Aid station two saved my race. I had water, a handful of chips, a part of a protein bar, and chatted with the crew and a few other runners who came and went. The simple fact that I had to stand still for a few minutes and not run on my ankle surely helped me recover, but what really made the difference was the crew there. There were two or three people. I was too addled to properly recall. I do remember a man and a woman, both positively effervescent, working hard to ensure that everyone who came through left in better shape, mentally and physically, than they’d been in when they arrived. It worked on me too. I spent maybe three minutes there, and I left with a clear head, rejuvenated legs, a compliant ankle, and no doubt in my mind that I was going to finish.

Mile 8 – Mile 10: Euphoria

A single track dirt path leads up a hill between ferns and trees
Ferns and a friendly hill at mile 9

I headed downhill onto Mid Island Trail, which is a nearly straight shot to Grafton Lake. It was here that I got into the state of mind I have only ever experienced during long trail runs, when I am by myself, my mind is clear, and everything is working well.

I wasn’t hungry or thirsty. My legs were a little tight but my ankle was silent, and I settled into a more natural running form that sustained my most consistent pace of the morning. It was like a kind of moving meditation. The drone-y, ambient wash of Loscil’s generative music app Adrift propelled me over rolling hills of packed earth or fresh finely-crushed stone. Trees that had fallen across the trail years ago had rotted into the ground and then been dug up into fresh red mulch again by the pounding of dozens of feet. I passed the weird and deeply incongruous “Pit“, a dusty crater filled with Mad Max style rusted cars and busses that the trail skirts briefly before climbing up a ridge and back down into a stand of deciduous trees. Grafton Lake twinkled on the right, looking much larger than it actually was under the sunlight that was breaking through the clouds.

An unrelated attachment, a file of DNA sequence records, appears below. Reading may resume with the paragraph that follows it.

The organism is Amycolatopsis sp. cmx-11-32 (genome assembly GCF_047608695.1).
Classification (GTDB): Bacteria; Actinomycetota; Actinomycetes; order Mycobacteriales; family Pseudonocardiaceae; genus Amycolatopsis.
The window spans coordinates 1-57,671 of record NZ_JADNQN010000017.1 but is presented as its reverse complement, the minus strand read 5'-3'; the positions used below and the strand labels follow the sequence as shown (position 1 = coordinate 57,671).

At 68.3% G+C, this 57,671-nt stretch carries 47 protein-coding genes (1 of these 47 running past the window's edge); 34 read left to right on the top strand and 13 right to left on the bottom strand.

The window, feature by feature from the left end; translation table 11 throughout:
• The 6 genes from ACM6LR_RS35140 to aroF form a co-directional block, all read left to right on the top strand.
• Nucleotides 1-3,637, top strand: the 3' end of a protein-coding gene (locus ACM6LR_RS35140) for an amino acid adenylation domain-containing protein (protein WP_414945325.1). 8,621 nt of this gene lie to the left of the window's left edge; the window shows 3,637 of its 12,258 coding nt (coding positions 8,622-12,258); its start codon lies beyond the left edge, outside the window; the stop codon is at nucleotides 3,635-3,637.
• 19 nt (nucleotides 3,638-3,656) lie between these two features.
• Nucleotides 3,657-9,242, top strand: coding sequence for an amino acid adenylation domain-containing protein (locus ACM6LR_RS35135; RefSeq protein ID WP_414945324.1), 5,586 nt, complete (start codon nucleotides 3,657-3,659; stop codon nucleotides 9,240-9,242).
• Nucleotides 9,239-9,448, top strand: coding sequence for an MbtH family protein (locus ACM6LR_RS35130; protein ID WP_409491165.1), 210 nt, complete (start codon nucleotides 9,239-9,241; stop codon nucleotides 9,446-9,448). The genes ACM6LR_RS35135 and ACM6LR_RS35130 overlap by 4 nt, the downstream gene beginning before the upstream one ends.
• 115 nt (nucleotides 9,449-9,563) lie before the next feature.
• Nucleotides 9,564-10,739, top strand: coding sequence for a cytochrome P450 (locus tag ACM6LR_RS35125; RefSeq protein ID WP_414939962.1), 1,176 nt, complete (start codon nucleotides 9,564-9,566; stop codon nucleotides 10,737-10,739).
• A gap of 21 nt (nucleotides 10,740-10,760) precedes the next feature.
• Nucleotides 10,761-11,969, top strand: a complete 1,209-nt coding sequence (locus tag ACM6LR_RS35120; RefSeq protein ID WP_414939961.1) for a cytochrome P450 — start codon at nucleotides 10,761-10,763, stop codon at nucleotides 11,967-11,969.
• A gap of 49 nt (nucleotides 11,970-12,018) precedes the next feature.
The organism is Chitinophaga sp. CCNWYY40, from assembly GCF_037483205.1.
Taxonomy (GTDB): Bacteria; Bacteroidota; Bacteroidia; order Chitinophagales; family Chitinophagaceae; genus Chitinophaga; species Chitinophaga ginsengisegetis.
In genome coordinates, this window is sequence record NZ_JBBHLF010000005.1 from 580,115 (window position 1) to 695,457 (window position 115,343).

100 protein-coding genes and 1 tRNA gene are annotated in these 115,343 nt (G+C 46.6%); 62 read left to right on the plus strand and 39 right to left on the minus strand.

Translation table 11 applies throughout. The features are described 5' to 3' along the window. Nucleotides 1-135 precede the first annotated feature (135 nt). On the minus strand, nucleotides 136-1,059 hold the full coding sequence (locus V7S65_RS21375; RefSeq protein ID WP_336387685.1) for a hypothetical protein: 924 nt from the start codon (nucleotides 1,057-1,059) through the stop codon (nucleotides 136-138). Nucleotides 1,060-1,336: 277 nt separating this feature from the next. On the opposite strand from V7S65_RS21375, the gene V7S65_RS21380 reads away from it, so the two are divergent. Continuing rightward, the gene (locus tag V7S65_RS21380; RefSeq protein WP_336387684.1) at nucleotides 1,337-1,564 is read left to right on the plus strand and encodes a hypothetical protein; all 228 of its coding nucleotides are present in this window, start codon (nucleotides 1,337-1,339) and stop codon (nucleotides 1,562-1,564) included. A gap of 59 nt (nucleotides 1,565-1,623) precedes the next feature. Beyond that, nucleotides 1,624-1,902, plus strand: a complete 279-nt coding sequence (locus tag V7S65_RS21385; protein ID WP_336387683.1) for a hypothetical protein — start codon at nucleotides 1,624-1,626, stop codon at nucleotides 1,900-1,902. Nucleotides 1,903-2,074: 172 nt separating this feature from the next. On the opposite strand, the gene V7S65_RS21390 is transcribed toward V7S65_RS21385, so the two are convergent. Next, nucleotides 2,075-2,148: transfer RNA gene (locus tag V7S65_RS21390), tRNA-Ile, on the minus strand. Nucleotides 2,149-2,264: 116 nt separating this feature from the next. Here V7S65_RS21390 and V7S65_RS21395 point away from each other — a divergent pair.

A gravel path winds between trees. To the left, down a steep hillside, a lake can be seen
Grafton Lake at mile 9.7

Experiences like this two-mile stretch are why I don’t think I can go back to road running as my main outdoor/fitness thing. This is what I’m in search of, and it has to be earned.

Mile 10 – Finish: the Hairpin, the Bandit and the Causeway

Mile 10 starts on the eastern side of Grafton Lake with an uphill hairpin out-and-back diversion. Because there are no timing mats or other methods of electronically verifying that you ran all the way to the end before turning around, there are marshals posted at either side. The one at the end of the diversion gives you a verbal password that you must repeat to the one back at the main trail. It was a neat little bit of human contact after several blissed-out miles, but I do wish they had extended the diversion all the way down to Grafton Road – that might have added on the extra half a mile this race needs to qualify as a definitive half marathon.

At mile 10.5 I emerged from the woods to find the final aid station back on the cusp of civilization. It seemed to be in someone’s front yard, and was staffed by a woman and a black dog who was happily licking a flour arrow off the ground.

I arrived slightly behind a guy in red shorts that I’d seen earlier in the race. We’d swapped spaces a few times during the Nightmare Zone but he’d pulled ahead by the time I got back into the groove. Now here he was again, and despite us not having exchanged a single word I was glad to see him, at least until the aid station lady asked if he had a bib number so she could check him in, and he admitted that he wasn’t registered. Some family member had been meant to do it, he said, but hadn’t for some reason or the other. I left immediately, determined to crush the remaining miles. I had been through a lot, I was feeling good, and I would be damned if I let a bandit finish ahead of me.